Br. Lucio Boccacci offers ideas to engage young people in his blog. Below is an edited version of one of his recent installments.
I’ve heard of many team competitions: building the tallest marshmallow tower, making a contraption that will safely land an egg from three stories high, creating a boat to carry over 100 pennies, or pasting Popsicle sticks to make the strongest bridge.
These are great competitions for teens! These are miniature engineering activities that teens like to do with their friends during a youth night, retreat, camp or even school. They require teamwork, creativity, trial and error, communication, working under pressure, competition, and more. These create good discussions on teamwork and life lessons.
But I have found that adding one more component can bring this to the next level.
It’s not enough to have teams of 5-10 teens working around a single project, as interesting as it maybe. This is especially true if the three smartest or bossiest kids on the team monopolize the project. The end result: the other teens on the team lose interest.
Unless you make these engineering challenges physical. This is where engineering meets dodgeball.
A team assigns its members different functions, as runners, builders and taggers. Runners grab resources while avoiding being tagged by other team members. Those who like to build can build, those who like to run and spend more energy can do so, and they can switch if they want to try something new. This adds a new element to teamwork and competition.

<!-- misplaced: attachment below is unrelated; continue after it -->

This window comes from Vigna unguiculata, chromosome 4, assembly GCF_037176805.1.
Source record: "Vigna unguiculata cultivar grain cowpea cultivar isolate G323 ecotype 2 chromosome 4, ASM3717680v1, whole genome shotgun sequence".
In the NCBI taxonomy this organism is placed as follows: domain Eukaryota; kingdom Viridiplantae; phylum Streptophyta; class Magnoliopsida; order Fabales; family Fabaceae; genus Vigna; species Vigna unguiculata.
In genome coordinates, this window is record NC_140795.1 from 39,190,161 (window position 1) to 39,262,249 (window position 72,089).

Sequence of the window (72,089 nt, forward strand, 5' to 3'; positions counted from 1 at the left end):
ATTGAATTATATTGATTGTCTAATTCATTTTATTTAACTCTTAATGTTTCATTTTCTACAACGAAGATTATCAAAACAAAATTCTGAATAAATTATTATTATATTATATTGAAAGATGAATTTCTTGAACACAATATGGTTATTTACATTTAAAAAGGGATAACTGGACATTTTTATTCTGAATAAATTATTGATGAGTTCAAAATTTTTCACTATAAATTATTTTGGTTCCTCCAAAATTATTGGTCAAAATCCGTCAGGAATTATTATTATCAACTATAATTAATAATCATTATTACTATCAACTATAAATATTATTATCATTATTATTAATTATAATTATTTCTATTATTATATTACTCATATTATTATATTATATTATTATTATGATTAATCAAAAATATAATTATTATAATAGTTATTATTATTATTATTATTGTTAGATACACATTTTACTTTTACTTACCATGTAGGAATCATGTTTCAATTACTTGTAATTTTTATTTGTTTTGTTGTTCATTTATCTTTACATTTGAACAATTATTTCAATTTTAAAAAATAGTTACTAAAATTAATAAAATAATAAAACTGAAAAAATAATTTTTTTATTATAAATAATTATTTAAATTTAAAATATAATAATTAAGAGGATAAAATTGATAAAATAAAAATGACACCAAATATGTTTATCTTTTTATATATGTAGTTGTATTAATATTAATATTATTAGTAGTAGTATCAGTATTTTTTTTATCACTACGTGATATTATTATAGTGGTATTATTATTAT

The possibilities are endless, and this is what makes it interesting for the youth minister!
I usually end my competitions with a debriefing session in small groups, asking them questions like: “what was difficult about this game?”, “what would you have done differently?”, “how does this game resemble real life or faith?”
These are great team building activities that also allow teens to spend their energy having fun! For ideas on types of games to try, go to my blog at youth2change.com and read my entry When Engineering Meets Dodgeball.